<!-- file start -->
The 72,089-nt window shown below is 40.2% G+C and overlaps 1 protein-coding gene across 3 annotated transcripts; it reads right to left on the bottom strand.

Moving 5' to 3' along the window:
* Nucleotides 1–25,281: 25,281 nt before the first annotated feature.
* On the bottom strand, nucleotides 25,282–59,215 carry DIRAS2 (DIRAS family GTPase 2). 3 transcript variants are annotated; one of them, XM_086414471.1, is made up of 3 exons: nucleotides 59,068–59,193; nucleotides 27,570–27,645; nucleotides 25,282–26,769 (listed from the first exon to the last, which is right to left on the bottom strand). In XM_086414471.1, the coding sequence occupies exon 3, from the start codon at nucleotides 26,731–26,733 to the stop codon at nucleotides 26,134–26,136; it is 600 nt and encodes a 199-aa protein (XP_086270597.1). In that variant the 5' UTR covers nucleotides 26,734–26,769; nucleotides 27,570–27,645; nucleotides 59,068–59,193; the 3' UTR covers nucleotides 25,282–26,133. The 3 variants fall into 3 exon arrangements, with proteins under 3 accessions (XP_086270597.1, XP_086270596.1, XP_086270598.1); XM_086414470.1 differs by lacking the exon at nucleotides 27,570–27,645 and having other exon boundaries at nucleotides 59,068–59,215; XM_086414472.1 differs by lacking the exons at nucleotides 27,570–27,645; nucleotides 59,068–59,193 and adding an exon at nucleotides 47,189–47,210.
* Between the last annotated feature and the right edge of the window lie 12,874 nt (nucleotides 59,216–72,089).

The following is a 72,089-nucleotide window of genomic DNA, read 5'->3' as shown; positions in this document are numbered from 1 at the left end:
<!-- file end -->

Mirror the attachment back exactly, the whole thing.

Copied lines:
The 72,089-nt window shown below is 40.2% G+C and overlaps 1 protein-coding gene across 3 annotated transcripts; it reads right to left on the bottom strand.

Moving 5' to 3' along the window:
* Nucleotides 1–25,281: 25,281 nt before the first annotated feature.
* On the bottom strand, nucleotides 25,282–59,215 carry DIRAS2 (DIRAS family GTPase 2). 3 transcript variants are annotated; one of them, XM_086414471.1, is made up of 3 exons: nucleotides 59,068–59,193; nucleotides 27,570–27,645; nucleotides 25,282–26,769 (listed from the first exon to the last, which is right to left on the bottom strand). In XM_086414471.1, the coding sequence occupies exon 3, from the start codon at nucleotides 26,731–26,733 to the stop codon at nucleotides 26,134–26,136; it is 600 nt and encodes a 199-aa protein (XP_086270597.1). In that variant the 5' UTR covers nucleotides 26,734–26,769; nucleotides 27,570–27,645; nucleotides 59,068–59,193; the 3' UTR covers nucleotides 25,282–26,133. The 3 variants fall into 3 exon arrangements, with proteins under 3 accessions (XP_086270597.1, XP_086270596.1, XP_086270598.1); XM_086414470.1 differs by lacking the exon at nucleotides 27,570–27,645 and having other exon boundaries at nucleotides 59,068–59,215; XM_086414472.1 differs by lacking the exons at nucleotides 27,570–27,645; nucleotides 59,068–59,193 and adding an exon at nucleotides 47,189–47,210.
* Between the last annotated feature and the right edge of the window lie 12,874 nt (nucleotides 59,216–72,089).

The following is a 72,089-nucleotide window of genomic DNA, read 5'->3' as shown; positions in this document are numbered from 1 at the left end: